Conditioned facilitation of brain reward function after repeated cocaine administration

Behav Neurosci. 2003 Oct;117(5):1103-7. doi: 10.1037/0735-7044.117.5.1103.


Cocaine lowers brain reward thresholds, reflecting increased brain reward function. The authors investigated whether, similar to acute cocaine administration, cocaine-predictive conditioned stimuli would lower intracranial self-stimulation (ICSS) thresholds. Rats received a saline injection for 5 days, a cocaine injection (10 mg/kg) for 20 consecutive days, then saline for 5 additional days. Thresholds were measured immediately before and 10 min after each injection. The initial 5 saline injections had no effect on thresholds, whereas cocaine significantly lowered thresholds for 20 days. There was no tolerance or sensitization to this effect of cocaine over days. During the last 5 days when cocaine administration was substituted with saline, rats demonstrated a conditioned lowering of thresholds during the 2nd daily ICSS session. These data demonstrate that cocaine-predictive conditioned stimuli induce a conditioned facilitation of brain reward function.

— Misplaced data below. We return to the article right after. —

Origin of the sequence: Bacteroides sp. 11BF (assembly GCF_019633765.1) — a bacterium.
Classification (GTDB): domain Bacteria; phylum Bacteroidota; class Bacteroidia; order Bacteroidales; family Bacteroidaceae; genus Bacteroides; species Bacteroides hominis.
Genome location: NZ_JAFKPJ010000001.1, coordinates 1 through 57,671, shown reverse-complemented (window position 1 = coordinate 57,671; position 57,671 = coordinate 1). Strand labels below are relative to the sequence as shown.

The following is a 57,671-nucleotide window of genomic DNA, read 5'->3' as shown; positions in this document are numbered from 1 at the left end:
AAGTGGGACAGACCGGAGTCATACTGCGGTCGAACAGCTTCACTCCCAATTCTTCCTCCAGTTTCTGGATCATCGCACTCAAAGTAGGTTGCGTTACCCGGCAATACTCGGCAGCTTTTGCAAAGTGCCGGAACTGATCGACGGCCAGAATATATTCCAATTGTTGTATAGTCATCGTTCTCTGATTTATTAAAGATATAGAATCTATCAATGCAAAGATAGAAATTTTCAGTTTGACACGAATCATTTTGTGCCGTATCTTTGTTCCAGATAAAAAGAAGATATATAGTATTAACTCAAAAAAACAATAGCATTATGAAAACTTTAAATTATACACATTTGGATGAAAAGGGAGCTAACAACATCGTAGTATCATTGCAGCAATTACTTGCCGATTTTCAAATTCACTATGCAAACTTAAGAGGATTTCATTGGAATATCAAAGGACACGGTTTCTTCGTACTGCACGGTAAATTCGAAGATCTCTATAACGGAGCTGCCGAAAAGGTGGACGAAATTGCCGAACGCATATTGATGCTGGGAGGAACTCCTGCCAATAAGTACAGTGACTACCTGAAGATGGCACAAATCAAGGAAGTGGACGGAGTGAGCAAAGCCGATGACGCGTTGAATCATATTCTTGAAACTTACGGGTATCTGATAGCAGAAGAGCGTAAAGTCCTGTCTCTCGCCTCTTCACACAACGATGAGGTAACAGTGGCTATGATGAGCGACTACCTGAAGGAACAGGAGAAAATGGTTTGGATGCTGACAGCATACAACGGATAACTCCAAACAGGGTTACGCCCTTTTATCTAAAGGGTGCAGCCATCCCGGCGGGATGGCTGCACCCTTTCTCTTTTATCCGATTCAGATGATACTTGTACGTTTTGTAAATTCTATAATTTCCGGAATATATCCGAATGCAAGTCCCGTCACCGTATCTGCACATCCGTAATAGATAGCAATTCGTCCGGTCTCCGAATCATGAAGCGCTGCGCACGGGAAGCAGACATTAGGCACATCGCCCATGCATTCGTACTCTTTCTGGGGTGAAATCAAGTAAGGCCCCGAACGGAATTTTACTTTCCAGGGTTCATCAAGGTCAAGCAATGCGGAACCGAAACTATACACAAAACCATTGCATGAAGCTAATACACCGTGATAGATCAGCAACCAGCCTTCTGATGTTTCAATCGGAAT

Publication types

  • Comparative Study
  • Research Support, Non-U.S. Gov't
  • Research Support, U.S. Gov't, P.H.S.

MeSH terms

  • Animals
  • Brain / drug effects*
  • Brain / physiology
  • Cocaine / administration & dosage*
  • Conditioning, Psychological / drug effects*
  • Conditioning, Psychological / physiology
  • Male
  • Rats
  • Rats, Wistar
  • Reward*


  • Cocaine